High First Ward Historic District Gets City Council High Five

HIGH FIRST WARD HISTORIC DISTRICT GETS CITY COUNCIL HIGH FIVE Boundary of High First Ward Historic District, First Ward, HoustonThe High First Ward is the newest historic district in Houston, having been voted in by a 12-5 count of city council members this afternoon. The stringy selection of 55 lots (pictured at right), marked down from the original 149, includes properties along Spring, Shearn, Crockett, Summer, White, Silver, Sabine, and Colorado streets in the First Ward, west of Houston Ave. and south of I-10. According to tweeting Chronicle reporter Mike Morris, a motion by council member Stephen Costello to redraw the district map in order to exclude a couple of properties was rejected by a 4-to-13 vote. [Twitter; previously on Swamplot] Map: HAHC

13 Comment

  • Time to start doing some Deomolition by Neglect ;)

  • I’m all for Historic Districts, but this is a disjointed mess that will have no real feel of an Historic District. It’s just like a block or two and they’re not even really together. I suppose something is better than nothing, but that’s about as positive as I can be, this is hardly something to really celebrate, it’s like a truly Houston answer to preservation. How about a trip to New Orleans or San Antonio to see how this sort of thing is really done.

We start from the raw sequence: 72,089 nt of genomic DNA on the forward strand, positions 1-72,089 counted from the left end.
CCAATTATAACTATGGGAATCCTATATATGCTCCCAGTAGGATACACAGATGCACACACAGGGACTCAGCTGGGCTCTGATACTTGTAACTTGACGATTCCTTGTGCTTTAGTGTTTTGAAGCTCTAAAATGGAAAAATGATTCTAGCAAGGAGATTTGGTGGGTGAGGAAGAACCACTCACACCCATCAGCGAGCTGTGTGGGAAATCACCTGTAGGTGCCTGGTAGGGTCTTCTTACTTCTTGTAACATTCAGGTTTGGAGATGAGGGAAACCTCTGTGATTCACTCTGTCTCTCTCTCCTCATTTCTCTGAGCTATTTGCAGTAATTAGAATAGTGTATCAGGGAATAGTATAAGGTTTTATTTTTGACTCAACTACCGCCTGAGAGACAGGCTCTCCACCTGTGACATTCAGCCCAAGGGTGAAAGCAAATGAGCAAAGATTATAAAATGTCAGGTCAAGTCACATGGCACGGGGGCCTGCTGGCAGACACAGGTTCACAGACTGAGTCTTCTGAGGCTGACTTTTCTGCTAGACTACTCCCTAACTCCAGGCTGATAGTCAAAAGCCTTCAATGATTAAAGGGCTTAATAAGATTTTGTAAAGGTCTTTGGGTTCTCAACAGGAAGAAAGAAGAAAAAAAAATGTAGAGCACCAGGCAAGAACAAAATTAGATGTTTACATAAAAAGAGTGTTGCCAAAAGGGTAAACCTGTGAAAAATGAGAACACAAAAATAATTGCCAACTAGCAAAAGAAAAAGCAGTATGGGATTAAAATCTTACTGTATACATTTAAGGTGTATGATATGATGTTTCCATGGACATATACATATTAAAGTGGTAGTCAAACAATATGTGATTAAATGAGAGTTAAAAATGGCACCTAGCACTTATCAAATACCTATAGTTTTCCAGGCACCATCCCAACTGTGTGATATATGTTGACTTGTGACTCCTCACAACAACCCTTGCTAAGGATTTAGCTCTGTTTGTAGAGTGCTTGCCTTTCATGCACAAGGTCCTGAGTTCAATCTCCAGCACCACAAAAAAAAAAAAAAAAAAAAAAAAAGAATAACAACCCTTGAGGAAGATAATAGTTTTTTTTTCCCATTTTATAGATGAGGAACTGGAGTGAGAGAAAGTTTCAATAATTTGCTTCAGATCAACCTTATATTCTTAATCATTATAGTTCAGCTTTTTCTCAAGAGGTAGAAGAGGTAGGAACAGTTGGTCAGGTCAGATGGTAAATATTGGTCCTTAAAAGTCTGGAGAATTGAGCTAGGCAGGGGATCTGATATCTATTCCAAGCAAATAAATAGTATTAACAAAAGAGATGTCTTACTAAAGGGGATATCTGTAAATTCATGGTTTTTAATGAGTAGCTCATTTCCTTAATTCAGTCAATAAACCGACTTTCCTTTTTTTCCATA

• This historic district looks as bad as some of the gerrymandering that occurs where politicians redistrict areas.

  • It looks like this, and it is unfortunate that it is not the original 149, but it is something. This was so far fetched, but it is amazing if you think about it. The 6th ward is HFW’s neighbor to the South – and is much more together. The difference is the 6th ward is more together (more should have been included) due to the fact most neighbors wanted the district. 1st ward was / is in far worse shape – we are talking pretty run down / dangerous / ghetto, etc… and then Houston’s housing market boomed. 1st area was by far the cheapest for a pretty good location. All this means many places were lost due to developers, many were also lost due to owners who just never took care of their homes… Either way, this is a win. It puts a mark on the community, which should scare away developers looking to make a quick flip… and attract those wanting to help the area realize its potential. I wish more could have been done years ago, but this district contects districts all the way up to the heights from downtown. We should all be thankful that this part of town should retain a historic charm in the future.

  • This is ridiculous.

  • You joke commonsense, but there are plenty of people attempting this very thing. At some point they too will get the Terry Fisher treatment.

  • Stupid. Stupid. Stupid. Can’t Annise find some other agenda to shove down everyone’s throats?